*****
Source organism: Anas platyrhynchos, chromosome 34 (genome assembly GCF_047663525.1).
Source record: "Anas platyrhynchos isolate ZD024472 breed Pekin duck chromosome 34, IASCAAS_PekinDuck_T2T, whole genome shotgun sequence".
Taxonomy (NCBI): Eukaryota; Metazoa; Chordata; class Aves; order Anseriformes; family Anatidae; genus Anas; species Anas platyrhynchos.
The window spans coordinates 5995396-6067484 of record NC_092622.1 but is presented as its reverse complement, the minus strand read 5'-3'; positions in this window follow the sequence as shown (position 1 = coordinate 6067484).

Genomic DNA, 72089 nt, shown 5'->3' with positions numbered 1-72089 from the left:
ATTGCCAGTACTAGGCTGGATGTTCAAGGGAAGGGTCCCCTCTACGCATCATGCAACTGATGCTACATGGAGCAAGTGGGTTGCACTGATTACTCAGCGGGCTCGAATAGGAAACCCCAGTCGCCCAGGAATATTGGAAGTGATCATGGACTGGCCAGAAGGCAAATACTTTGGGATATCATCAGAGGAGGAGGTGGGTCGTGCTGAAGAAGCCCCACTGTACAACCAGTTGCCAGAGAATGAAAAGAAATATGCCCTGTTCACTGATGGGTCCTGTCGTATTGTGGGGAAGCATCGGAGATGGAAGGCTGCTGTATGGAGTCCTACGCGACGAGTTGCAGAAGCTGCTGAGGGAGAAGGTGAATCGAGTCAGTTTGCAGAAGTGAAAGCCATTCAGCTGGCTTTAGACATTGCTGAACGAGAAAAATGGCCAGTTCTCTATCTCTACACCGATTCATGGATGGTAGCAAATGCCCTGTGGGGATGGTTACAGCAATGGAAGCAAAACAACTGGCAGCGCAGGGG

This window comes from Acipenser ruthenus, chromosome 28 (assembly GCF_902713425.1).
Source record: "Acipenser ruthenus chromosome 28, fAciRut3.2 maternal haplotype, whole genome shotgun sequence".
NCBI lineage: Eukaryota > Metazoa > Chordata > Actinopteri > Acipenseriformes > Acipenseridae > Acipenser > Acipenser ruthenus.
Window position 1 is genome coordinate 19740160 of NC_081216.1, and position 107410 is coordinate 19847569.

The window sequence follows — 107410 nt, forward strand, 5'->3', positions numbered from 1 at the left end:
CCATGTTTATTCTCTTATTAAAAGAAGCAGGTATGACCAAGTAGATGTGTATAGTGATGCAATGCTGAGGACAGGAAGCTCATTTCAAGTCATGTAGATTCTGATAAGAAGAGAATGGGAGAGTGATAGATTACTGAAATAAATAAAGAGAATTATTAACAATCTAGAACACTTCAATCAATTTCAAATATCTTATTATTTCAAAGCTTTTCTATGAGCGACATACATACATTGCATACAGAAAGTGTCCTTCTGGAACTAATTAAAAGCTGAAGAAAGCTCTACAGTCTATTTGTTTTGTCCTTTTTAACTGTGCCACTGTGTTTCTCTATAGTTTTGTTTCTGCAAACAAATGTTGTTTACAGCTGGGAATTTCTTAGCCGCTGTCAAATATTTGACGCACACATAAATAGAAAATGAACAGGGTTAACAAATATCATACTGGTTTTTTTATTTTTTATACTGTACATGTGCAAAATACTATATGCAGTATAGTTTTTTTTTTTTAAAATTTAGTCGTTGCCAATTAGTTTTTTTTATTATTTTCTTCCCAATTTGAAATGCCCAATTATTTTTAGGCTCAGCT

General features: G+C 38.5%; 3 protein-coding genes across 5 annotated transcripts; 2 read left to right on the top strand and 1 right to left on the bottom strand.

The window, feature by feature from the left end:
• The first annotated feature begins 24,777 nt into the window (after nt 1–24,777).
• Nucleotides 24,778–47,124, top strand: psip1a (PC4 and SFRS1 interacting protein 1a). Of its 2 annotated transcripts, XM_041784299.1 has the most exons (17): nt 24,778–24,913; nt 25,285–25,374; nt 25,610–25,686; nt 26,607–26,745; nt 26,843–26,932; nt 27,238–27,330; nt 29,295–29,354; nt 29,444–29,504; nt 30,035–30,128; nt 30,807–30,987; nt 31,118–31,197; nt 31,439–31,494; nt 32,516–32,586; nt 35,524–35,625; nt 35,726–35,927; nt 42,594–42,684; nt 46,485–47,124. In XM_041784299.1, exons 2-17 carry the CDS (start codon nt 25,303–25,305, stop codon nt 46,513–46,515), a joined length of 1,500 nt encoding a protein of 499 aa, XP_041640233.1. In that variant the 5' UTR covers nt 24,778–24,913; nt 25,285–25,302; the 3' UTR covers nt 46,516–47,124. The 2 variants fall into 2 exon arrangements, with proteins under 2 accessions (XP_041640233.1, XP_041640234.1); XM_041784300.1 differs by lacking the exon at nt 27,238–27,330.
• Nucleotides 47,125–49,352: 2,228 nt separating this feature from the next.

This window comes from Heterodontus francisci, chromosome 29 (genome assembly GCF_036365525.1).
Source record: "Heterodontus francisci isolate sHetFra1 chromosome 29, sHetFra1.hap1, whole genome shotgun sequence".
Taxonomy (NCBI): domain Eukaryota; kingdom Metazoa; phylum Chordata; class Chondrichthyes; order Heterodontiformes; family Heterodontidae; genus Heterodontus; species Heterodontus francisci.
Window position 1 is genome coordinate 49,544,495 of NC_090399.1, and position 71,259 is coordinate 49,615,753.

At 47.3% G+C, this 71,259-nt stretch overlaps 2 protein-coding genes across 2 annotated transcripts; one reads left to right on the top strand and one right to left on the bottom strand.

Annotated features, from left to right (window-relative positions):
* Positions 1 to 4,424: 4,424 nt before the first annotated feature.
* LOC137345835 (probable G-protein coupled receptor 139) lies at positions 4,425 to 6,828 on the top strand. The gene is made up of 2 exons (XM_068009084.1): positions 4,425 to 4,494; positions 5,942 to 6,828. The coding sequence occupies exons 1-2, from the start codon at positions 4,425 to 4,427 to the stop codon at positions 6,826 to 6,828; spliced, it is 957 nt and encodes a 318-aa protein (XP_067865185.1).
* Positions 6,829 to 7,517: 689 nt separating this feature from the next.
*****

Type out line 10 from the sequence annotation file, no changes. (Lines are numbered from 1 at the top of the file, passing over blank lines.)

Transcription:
Window position 1 is genome coordinate 19740160 of NC_081216.1, and position 107410 is coordinate 19847569.